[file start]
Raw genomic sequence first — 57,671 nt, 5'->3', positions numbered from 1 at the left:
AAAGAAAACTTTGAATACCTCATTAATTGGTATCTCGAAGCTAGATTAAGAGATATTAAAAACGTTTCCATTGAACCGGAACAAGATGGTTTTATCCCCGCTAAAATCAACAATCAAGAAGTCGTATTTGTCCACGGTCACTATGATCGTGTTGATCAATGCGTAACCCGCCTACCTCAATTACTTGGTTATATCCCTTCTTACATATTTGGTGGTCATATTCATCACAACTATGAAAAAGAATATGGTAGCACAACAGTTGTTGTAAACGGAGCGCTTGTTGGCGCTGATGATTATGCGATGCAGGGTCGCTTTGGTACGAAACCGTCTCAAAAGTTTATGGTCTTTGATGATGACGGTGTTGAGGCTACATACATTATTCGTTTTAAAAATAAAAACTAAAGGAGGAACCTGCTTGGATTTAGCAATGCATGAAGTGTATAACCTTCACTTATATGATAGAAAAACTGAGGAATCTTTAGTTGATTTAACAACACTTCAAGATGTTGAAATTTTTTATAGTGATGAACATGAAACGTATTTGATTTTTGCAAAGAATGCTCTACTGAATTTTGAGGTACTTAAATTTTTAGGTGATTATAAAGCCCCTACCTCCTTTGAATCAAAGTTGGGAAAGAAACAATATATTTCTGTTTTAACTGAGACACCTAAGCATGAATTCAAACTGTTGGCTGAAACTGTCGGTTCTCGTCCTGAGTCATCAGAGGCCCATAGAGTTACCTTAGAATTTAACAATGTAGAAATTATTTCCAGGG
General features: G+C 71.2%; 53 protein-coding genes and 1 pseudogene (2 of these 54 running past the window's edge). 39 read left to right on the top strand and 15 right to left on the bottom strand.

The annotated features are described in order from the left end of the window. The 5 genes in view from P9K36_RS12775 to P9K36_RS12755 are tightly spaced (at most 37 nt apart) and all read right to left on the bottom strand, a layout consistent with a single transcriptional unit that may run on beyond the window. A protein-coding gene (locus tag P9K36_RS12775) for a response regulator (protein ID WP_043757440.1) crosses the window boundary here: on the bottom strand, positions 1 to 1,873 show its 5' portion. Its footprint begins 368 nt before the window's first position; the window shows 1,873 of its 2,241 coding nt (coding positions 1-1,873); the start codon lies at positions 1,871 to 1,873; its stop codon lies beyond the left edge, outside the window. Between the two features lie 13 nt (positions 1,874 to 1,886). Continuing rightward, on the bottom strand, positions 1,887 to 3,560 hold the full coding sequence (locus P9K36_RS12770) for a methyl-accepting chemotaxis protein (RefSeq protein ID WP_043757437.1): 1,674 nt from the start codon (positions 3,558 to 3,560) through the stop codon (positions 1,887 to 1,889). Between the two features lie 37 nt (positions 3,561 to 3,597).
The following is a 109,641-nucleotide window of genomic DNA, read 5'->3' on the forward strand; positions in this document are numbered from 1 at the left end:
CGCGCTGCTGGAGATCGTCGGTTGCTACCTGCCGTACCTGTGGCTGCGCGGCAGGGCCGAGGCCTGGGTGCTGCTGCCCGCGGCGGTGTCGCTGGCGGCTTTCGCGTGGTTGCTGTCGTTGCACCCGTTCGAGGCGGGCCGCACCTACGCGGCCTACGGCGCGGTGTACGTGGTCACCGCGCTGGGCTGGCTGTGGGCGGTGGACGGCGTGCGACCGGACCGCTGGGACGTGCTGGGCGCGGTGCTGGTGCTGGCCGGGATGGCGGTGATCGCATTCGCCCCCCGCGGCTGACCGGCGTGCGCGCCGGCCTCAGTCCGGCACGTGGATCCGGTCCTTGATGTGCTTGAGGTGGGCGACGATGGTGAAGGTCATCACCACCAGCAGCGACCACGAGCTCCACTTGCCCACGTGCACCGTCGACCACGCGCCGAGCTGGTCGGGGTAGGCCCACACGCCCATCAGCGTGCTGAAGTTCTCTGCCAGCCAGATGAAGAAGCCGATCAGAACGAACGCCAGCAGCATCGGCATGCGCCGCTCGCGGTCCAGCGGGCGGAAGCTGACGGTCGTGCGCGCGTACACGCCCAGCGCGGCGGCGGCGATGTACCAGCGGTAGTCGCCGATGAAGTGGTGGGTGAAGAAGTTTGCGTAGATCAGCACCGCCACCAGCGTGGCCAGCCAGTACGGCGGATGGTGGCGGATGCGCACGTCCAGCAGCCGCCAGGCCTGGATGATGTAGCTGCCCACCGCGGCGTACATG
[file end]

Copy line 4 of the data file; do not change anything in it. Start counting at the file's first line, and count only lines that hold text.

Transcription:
The annotated features are described in order from the left end of the window. The 5 genes in view from P9K36_RS12775 to P9K36_RS12755 are tightly spaced (at most 37 nt apart) and all read right to left on the bottom strand, a layout consistent with a single transcriptional unit that may run on beyond the window. A protein-coding gene (locus tag P9K36_RS12775) for a response regulator (protein ID WP_043757440.1) crosses the window boundary here: on the bottom strand, positions 1 to 1,873 show its 5' portion. Its footprint begins 368 nt before the window's first position; the window shows 1,873 of its 2,241 coding nt (coding positions 1-1,873); the start codon lies at positions 1,871 to 1,873; its stop codon lies beyond the left edge, outside the window. Between the two features lie 13 nt (positions 1,874 to 1,886). Continuing rightward, on the bottom strand, positions 1,887 to 3,560 hold the full coding sequence (locus P9K36_RS12770) for a methyl-accepting chemotaxis protein (RefSeq protein ID WP_043757437.1): 1,674 nt from the start codon (positions 3,558 to 3,560) through the stop codon (positions 1,887 to 1,889). Between the two features lie 37 nt (positions 3,561 to 3,597).